After more than a quarter-century at the fore of festivals, Carnaval Miami's main event, the Calle Ocho Festival, should be familiar to everyone in South Florida. Folks around here know the tangential activities well -- Miss Carnaval, the 8K run, the domino tournament -- and how the fête has expanded beyond Little Havana: The Evening of Indulgence and Sun Day on the Mile, for example, take place in Coral Gables. Locals can easily list at least some of the major draws of the festival: top-shelf live music, scrumptious food, lots of free stuff, crowds of a proportion that boggles perception.
What began as a celebration of Cuban culture with an expected turnout of perhaps 10,000 or maybe 20,000 attendees (an estimated 100,000 actually showed up) has become, according to numerous sources, the biggest Hispanic festival in the nation. Some believe that as many as one million partiers attended the most recent fest, a throng made up of Latins from many countries, locals of all stripes, and more tourists than most cities see in an entire year.
South Floridians embrace the massive turnout while dancing madly to the magical sounds, slurping up grilled meats and cheesy arepas, and visiting the children's section (between Fourth and Eighth avenues) to enjoy clowns and stilt walkers, sports and face painting, magicians and rides.
But what might be the most fun for veterans of the fest is simply observing the neophytes in all their wonder and awe. No, not to poke fun at them, but to renew the enthusiasm from long ago, to refresh memories of just how spectacular is this thing so many Miamians now take for granted. Oh, okay, maybe to make fun of them. Consider these comments from the Yahoo! Travel page (travel.yahoo.com):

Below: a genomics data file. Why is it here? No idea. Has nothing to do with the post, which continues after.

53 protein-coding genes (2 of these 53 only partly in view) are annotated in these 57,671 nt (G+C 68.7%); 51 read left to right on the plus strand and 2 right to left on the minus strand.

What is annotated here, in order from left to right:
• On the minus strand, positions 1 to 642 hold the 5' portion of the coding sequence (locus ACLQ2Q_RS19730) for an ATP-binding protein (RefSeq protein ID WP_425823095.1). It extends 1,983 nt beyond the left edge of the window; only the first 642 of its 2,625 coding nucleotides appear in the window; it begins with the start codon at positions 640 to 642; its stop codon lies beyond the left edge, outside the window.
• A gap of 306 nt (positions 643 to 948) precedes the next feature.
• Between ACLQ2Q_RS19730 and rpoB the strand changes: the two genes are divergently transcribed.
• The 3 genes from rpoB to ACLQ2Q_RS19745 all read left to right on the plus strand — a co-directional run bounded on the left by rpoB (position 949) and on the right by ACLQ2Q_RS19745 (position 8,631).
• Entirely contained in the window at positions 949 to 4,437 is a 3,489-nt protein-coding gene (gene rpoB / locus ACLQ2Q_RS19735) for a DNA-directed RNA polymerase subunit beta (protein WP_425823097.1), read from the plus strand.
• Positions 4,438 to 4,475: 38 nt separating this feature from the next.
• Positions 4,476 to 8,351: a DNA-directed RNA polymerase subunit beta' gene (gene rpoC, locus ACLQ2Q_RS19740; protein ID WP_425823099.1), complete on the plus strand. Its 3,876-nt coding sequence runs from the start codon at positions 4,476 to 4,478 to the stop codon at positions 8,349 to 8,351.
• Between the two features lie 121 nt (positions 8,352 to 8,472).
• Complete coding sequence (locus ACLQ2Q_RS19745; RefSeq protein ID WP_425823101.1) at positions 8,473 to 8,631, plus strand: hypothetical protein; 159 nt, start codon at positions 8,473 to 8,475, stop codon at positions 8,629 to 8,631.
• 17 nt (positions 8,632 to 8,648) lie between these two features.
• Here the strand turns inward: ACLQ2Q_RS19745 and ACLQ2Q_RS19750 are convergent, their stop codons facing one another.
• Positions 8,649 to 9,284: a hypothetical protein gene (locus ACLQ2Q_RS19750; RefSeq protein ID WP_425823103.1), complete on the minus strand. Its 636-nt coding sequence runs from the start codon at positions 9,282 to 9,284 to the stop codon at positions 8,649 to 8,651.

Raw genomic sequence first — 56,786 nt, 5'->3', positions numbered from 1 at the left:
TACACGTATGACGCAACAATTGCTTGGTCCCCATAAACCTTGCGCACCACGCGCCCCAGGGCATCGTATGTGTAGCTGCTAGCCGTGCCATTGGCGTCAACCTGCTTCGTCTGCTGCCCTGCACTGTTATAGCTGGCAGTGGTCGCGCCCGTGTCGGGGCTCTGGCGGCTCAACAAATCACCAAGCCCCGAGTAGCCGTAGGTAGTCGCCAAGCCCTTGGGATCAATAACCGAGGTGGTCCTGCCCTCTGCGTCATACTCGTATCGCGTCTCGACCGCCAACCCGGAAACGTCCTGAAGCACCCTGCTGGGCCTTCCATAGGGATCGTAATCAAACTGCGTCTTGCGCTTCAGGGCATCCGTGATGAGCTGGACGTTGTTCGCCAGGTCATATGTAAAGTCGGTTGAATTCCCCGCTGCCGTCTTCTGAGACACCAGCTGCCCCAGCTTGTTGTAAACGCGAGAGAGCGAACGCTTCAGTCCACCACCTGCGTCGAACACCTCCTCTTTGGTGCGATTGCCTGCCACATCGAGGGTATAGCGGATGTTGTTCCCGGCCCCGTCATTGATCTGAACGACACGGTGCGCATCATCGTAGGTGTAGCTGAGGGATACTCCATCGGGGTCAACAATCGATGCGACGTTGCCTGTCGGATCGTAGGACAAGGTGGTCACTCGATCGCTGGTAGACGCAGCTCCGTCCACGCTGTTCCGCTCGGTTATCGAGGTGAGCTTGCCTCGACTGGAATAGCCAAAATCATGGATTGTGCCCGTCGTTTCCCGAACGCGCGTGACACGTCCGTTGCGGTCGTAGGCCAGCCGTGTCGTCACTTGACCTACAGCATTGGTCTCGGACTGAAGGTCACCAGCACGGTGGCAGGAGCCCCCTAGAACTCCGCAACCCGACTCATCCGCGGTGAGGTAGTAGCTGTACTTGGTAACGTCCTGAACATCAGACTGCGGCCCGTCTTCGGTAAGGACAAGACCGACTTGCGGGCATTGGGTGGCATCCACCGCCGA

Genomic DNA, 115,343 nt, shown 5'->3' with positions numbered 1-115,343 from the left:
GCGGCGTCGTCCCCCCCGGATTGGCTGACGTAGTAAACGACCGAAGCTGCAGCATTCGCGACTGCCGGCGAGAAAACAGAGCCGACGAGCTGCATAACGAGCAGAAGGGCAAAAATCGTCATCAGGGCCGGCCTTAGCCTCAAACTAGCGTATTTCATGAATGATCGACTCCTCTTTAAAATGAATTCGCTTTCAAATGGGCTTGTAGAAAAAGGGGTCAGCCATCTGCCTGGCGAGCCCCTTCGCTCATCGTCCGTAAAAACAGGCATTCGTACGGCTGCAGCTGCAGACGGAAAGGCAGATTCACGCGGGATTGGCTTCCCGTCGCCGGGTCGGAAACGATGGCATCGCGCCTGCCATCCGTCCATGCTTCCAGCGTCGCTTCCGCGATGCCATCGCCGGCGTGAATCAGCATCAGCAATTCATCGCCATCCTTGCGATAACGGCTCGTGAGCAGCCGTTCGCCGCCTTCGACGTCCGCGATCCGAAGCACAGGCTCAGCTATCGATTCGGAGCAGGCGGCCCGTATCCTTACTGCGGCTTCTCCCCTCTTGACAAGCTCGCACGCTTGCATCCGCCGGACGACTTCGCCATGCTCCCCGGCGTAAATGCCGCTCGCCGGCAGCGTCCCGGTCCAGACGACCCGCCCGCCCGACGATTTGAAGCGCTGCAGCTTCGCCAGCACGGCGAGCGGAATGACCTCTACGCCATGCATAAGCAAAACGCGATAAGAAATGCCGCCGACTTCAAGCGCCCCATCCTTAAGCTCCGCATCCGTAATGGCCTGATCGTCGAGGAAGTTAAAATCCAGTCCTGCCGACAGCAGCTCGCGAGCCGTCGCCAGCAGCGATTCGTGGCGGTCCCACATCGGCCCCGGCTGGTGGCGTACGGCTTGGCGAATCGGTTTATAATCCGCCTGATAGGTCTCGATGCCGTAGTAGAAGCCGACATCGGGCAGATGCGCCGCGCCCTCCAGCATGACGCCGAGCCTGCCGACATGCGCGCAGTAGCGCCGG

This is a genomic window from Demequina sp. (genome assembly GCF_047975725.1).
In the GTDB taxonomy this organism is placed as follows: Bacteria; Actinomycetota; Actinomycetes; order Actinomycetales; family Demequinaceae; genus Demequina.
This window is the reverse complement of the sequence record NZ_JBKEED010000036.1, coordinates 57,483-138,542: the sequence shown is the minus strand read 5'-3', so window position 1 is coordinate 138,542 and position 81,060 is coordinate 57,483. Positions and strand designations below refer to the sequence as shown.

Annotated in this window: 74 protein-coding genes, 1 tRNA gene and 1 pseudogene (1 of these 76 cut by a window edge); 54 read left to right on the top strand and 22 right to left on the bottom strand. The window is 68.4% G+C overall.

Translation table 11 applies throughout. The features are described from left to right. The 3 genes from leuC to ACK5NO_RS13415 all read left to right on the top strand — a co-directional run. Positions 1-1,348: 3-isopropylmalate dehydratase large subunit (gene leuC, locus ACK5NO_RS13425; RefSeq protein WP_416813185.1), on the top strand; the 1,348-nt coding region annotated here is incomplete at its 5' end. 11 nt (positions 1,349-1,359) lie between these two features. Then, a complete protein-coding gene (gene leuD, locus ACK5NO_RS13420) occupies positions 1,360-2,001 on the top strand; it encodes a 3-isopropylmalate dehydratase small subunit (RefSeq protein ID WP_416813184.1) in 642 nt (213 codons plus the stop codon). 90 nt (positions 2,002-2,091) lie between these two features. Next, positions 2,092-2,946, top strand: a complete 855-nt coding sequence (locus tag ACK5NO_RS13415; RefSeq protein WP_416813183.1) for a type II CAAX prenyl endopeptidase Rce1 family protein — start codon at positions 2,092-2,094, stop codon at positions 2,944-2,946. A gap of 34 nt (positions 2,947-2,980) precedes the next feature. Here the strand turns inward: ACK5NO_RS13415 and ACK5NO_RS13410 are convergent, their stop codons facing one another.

From someone in South Carolina: "I liked the fact that I got see top-notch acts such as Oscar De Leon, Victor Manuelle, and Huey Dunbar. Yet there was so many people that everyone was standing together with less than, oh, three inches separating each other. Until then I never really considered myself as one of the sardine variety."
And this, from a person in Georgia: "You can't enjoy a single thing!!! It's way too crowded! Party? What party? All I saw were people in a bad mood from being too crowded. Your visibility is less than a foot!"
Okay! Meanwhile we've been informed of a weird new attraction at the fiesta grande. Down on Tenth Avenue a 45-foot truck will open into three rooms and reveal a distortion mirror, a wobbling board, oversize gloves, and touch pads that imitate an infant's sensibilities. This exhibit is called "Inspired by Babies." And if you haven't guessed, it's sponsored by the womb-happy folks at Pampers. Great. Get them into Calle Ocho while they're still in diapers. Those who thought the event was crowded last year will definitely want to return in a couple of decades.